Before you talk to your superior, connect with the co-worker to get their side of the story. You don’t want to ambush them or speak to them when you’re angry; however, you do want to address your frustration calmly. Be tactful when you approach them with your concerns and only focus on how their incomplete work is affecting you.
Ask Them to Help You With a Project
While you might not be able to directly tell them to get to work if you’re not their boss, you can ask them to help you with a project or a task. Once they’ve completed their task, they could feel motivated to begin working on their own to-do list.
Ask Them Questions
When you’re discussing how you feel and what you would like to see moving forward with your co-worker, this is a great time to inquire about how they feel about this discussion, according to Ladders.
For instance, you can ask, “How can you see us improving this for future projects?” or “What would make things easier for you to better our working relationship?” Being direct and honest with your questions can allow them to be vulnerable with their responses, which can help you both move forward as a team.
Be Flexible and Understanding
Even though you may believe you have the answers to this issue, you don’t want to force a solution onto them. Susan David, the founder of the Harvard/McLean Institute of Coaching, told Harvard Business Review, “What is helpful is to explore different options with the individual.” Remember that you’re both on the same team and looking for a solution to this issue together.
Give Positive Feedback When They Do Something Good
Your co-worker might be lazy because they’re feeling inadequate. One way to navigate this is by providing positive feedback when they perform well. According to the Houston Chronicle, when you reward their positive behavior, they’re more likely to feel noticed and appreciated, which can make them work harder.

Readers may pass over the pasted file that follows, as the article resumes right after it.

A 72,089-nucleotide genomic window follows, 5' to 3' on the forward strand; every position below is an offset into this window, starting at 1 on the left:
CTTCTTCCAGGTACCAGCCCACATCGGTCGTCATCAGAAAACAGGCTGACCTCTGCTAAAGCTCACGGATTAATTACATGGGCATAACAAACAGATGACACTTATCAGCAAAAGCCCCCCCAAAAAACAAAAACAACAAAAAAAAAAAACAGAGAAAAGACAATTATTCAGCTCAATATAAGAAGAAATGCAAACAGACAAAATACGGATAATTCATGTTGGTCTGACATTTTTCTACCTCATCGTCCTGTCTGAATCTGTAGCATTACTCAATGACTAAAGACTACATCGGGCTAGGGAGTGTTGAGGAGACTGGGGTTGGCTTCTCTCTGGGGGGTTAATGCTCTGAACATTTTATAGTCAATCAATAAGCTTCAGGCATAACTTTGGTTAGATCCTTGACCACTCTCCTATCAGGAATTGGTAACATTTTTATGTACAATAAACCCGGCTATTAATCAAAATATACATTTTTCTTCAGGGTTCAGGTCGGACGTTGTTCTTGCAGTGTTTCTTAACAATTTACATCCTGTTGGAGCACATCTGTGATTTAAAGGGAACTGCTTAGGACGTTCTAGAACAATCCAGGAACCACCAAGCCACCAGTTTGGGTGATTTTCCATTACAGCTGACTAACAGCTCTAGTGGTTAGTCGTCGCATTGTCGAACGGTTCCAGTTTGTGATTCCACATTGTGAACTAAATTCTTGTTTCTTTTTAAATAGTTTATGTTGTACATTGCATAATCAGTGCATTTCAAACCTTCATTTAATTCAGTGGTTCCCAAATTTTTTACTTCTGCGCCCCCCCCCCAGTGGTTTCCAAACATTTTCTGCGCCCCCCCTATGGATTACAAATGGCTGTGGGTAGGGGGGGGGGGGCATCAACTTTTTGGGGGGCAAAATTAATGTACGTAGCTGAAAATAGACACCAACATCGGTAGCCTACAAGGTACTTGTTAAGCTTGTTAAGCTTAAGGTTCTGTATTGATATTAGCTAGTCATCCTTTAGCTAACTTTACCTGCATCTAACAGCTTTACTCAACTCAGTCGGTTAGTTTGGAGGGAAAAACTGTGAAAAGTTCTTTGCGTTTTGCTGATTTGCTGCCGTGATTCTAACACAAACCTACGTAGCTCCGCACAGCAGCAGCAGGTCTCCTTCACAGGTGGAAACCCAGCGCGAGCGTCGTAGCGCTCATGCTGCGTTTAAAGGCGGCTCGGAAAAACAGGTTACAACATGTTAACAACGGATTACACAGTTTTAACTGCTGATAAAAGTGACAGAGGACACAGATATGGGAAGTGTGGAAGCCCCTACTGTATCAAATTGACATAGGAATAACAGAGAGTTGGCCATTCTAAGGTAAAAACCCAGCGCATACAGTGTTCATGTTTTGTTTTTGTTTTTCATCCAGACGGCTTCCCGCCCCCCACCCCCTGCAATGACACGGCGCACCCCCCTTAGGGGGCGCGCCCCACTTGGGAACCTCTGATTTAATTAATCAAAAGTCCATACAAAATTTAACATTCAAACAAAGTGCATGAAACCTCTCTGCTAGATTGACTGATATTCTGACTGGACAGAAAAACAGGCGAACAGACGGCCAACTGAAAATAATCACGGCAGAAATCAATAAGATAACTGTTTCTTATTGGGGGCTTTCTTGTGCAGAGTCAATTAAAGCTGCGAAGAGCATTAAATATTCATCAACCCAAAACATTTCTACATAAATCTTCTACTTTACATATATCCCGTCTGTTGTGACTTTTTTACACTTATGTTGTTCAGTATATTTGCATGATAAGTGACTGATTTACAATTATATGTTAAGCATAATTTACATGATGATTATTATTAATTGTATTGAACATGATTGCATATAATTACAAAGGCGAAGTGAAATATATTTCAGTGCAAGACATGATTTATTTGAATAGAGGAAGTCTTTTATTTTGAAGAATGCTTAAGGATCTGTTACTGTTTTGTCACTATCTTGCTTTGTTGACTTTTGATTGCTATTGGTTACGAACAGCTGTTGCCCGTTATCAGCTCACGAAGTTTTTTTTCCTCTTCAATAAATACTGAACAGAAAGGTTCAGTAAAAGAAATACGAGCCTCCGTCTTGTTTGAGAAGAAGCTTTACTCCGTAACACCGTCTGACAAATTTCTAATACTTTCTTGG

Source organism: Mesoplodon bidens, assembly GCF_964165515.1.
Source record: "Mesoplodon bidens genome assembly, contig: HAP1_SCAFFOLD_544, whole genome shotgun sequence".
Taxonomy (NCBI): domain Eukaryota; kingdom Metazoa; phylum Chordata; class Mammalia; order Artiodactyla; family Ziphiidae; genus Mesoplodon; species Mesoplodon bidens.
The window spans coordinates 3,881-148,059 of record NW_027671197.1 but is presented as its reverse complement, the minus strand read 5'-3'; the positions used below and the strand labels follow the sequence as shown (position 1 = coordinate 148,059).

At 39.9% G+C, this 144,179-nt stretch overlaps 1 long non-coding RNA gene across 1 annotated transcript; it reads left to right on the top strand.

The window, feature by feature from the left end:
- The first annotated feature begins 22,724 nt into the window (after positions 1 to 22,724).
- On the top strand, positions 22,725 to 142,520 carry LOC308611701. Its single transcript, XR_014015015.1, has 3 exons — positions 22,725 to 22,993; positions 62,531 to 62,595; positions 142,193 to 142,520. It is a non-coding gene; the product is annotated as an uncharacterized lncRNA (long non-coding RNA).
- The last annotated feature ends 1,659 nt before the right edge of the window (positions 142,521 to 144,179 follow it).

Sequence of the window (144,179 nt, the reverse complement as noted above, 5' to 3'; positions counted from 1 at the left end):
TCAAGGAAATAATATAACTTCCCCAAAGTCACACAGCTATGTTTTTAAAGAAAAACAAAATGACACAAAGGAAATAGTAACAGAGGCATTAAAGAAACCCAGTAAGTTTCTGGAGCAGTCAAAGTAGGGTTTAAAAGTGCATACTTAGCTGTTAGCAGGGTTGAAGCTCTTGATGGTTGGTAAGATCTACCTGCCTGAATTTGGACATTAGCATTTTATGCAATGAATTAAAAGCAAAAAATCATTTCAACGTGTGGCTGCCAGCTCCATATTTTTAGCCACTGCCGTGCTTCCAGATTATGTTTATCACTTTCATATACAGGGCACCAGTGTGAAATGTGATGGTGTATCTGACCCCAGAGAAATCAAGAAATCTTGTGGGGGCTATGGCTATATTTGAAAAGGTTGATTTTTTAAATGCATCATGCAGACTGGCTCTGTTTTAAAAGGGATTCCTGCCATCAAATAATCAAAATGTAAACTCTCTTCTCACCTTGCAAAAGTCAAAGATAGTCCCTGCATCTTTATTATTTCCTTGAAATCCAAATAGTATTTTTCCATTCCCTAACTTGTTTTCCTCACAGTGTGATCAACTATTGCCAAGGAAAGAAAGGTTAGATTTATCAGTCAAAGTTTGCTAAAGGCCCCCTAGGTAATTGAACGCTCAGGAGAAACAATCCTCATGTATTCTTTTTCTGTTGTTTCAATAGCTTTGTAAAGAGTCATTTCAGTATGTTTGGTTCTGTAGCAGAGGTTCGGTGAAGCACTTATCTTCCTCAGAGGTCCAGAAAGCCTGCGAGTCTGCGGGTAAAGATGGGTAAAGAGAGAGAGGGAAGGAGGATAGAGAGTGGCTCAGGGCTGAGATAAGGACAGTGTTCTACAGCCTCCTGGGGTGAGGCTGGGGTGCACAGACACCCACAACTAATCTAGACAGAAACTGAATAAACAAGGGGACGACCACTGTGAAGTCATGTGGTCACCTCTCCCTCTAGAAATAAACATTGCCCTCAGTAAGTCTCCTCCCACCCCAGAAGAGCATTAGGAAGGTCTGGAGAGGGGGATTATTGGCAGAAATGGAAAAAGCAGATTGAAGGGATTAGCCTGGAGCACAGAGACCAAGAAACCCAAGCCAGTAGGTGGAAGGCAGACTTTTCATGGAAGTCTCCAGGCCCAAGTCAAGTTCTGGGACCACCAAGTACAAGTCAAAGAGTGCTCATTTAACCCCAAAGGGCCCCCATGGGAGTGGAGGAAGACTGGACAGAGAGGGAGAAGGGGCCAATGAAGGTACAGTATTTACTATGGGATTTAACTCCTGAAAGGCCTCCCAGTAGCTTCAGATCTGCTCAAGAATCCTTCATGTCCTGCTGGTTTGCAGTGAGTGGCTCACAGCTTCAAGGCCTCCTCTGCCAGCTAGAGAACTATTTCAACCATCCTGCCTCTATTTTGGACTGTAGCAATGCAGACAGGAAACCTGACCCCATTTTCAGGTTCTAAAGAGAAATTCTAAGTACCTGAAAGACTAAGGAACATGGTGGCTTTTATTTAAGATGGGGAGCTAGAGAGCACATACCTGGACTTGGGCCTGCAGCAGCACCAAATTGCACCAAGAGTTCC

Suggest a Better Workflow to Your Manager
If their behavior didn’t change after you talked with your co-worker, then it might be time to think outside the box. Perhaps you can provide a better way to work with them to your boss. This will show your superior that you’re not afraid to tackle a challenge or take the initiative in a difficult situation.
Follow Up With Them
It’s never a bad idea to check on them after having a conversation. This can help you monitor their progress and let them confide in you if they’re having trouble so you can help them out.
However, if you don’t want that responsibility, you can ask them if they have a boss who can track their work in confidence. Joseph Weintraub, a professor of management and organizational behavior at Babson College, told Inc., "It says ‘I want this to work and I want you to feel comfortable; I'm not going to sneak around your back.’"
Let Them Fail
Change can’t happen if you keep coming to their rescue. And if worst comes to worst, the only way they might grow and learn is if they fail. According to a Monster article, you should make sure you document the process just in case your lazy co-worker makes a huge mistake. You can address when you had discussed this problematic behavior with the lazy co-worker with your boss to help them understand the full picture and see how they should proceed.
Give Them the Benefit of the Doubt
Just because they’re not working at the same pace as you doesn’t mean they’re lazy. Maybe something else is going on that is dictating their behavior at work, such as family problems or mental health issues. We never know someone’s full story, so don’t always rush to judge your co-workers for their actions.